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The Proposal ~ Part Two (a Short Fiction Story)

John loves to read, especially crime, fantasy, psychological thriller, and sci-fi novels. He is interested in the paranormal and unexplained

Counting pennies: Image by Frantisek Krejci from Pixabay

Counting pennies: Image by Frantisek Krejci from Pixabay

The Story Continues


Here I present to you the second part of my short fiction story inspired by a Reedsy short story prompt. The subject this week was 'Money, money, money.' There were a number of prompts provided from which to choose, but the one I chose to use as inspiration for my story was the following:

  • Your character checks their balance at an ATM and is surprised by the number they see.

I was more than pleased with the wonderful feedback I received from readers of the first part of the story, though some expressed disappointment that it ended on a bit of a cliff-hanger and that they would need to wait for me to write a conclusion.

I apologise for that...well, I don't really...because I do often write stories that leave possible endings to the reader's imagination. I am a tease I know. Anyway, I promise to see this one to a conclusion so here is the second chapter for those hanging out for it.

Part One of 'The Proposal' ended with this paragraph:

'Michael knew he hadn’t put his signature to anything or even agreed verbally. Nothing they said made any sense, so he had no choice but to watch the video. Perhaps that may shed some light on this mystery.'

YouTube Video: Image by Artapixel from Pixabay

YouTube Video: Image by Artapixel from Pixabay

The Proposal ~ Part Two

Michael sat down to watch the video, with some trepidation. A stylish logo for ‘A B Associates’ appeared on the screen. It was strange that a Google search of the company had yielded no results.

The video began with a spiel about the benefits of giving…reaping what you sow… etc. This was followed by a series of various scenarios or case studies of people who were in desperate need of such things as a life-saving/changing operation; a house for a family forced to live out of a car for months; someone who needed money for an unexpected overseas trip to visit a dying relative … etc.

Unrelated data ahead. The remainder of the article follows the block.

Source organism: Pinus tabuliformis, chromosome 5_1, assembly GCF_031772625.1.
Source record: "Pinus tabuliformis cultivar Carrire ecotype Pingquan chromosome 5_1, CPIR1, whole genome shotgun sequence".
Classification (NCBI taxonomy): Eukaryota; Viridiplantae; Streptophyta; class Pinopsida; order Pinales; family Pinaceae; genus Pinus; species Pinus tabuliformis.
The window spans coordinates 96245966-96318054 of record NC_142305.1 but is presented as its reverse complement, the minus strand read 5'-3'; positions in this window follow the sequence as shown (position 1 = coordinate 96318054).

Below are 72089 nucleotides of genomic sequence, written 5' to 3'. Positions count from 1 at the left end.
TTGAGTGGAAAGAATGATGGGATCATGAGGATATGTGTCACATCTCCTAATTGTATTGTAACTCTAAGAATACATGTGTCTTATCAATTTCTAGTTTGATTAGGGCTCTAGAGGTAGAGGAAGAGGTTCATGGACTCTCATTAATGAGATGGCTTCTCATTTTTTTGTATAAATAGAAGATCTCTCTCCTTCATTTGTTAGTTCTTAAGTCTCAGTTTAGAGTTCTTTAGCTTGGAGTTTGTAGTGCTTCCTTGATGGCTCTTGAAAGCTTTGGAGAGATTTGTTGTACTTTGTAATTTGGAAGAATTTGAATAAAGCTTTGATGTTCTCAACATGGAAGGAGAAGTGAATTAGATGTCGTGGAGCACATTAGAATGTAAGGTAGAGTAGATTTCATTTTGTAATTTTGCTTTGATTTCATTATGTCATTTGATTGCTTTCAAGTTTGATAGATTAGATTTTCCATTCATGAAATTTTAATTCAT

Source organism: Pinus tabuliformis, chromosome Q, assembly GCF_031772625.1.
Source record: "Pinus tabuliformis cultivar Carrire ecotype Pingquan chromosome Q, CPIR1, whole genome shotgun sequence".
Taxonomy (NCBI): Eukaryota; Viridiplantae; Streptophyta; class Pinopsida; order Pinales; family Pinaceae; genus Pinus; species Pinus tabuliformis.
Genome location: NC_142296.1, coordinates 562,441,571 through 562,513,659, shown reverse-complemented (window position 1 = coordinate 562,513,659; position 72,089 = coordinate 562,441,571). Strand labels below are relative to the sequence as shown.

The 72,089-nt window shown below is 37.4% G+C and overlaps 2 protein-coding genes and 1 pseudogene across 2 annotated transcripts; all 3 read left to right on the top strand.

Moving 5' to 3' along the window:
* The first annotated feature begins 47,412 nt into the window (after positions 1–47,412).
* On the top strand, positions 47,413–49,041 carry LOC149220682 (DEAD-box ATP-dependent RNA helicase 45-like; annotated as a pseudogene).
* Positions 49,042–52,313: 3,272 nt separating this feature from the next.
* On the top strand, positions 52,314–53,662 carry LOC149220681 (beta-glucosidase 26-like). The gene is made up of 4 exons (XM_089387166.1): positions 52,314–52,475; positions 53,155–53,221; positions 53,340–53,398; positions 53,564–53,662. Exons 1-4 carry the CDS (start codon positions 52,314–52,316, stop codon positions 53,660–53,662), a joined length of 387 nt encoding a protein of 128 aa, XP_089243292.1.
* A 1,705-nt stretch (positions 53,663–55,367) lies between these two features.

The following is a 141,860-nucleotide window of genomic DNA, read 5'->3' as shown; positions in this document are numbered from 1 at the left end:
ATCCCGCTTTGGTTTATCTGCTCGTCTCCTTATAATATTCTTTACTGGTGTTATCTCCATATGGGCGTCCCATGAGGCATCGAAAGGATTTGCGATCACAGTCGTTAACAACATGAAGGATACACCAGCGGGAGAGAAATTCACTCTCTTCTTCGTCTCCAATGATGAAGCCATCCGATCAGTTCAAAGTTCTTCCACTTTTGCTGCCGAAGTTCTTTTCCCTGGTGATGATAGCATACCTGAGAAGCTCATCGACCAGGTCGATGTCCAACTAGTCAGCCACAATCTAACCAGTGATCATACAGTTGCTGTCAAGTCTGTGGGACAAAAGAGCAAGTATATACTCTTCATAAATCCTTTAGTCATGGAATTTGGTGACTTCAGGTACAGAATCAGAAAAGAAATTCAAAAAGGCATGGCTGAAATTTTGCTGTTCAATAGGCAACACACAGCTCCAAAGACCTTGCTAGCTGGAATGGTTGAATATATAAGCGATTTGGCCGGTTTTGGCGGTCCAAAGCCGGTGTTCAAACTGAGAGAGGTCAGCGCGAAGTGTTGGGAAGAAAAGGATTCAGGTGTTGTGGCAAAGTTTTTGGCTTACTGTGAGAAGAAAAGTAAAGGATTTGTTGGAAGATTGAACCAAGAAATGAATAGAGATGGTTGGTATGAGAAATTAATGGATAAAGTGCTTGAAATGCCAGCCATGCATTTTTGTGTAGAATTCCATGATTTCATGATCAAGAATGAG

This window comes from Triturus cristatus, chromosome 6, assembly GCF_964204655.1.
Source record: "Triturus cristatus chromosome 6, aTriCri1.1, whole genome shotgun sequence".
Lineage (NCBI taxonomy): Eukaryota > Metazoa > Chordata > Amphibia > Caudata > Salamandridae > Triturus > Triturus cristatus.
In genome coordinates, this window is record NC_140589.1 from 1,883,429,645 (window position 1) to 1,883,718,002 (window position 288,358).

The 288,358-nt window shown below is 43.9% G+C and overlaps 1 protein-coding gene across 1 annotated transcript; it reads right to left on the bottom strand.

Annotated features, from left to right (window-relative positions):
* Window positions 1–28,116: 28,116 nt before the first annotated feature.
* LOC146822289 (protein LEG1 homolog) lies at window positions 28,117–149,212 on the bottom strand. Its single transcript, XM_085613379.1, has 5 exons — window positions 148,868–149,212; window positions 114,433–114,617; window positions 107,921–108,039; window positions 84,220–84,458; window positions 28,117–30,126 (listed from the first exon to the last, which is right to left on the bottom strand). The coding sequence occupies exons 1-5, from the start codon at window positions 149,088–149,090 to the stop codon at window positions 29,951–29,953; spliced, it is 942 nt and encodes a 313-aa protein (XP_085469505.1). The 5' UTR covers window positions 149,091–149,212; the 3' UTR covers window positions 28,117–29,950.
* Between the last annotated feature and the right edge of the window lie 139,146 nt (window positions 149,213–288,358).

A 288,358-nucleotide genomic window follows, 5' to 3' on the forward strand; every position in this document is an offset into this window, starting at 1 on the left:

In all of these examples the people were suddenly and unexpectedly presented with whatever money was necessary to fund whatever was needed - no more, no less. It seemed to Michael like a sort of ‘Pay It Forward’ scheme where people anonymously nominated others who needed assistance and some philanthropist, in this case, A. B. Associates (or has Michael had worked out from the original bank deposit ‘Anonymous Benefactor’) came to the rescue or at least made things happen.

This was the last thing Michael had expected, as he had had some sense of foreboding about the whole situation. At least watching the video had eased his confusion and had shone a positive light on what was expected of him.

Evidently, someone aware of Michael and Cynthia’s situation had nominated him, and $20,000 was just enough for his wife’s new wheelchair and to pay off all their credit dept. The actions or requirements he had to agree to undertake was, in turn, to anonymously nominate someone else who needed help, and no matter how much it cost, A. B. Associates would provide what was required.

At the end of the video, it stated: “Please refer to the original email instructions and instigate them without delay.”

Help me! Image by thewet nonthachai from Pixabay

Help me! Image by thewet nonthachai from Pixabay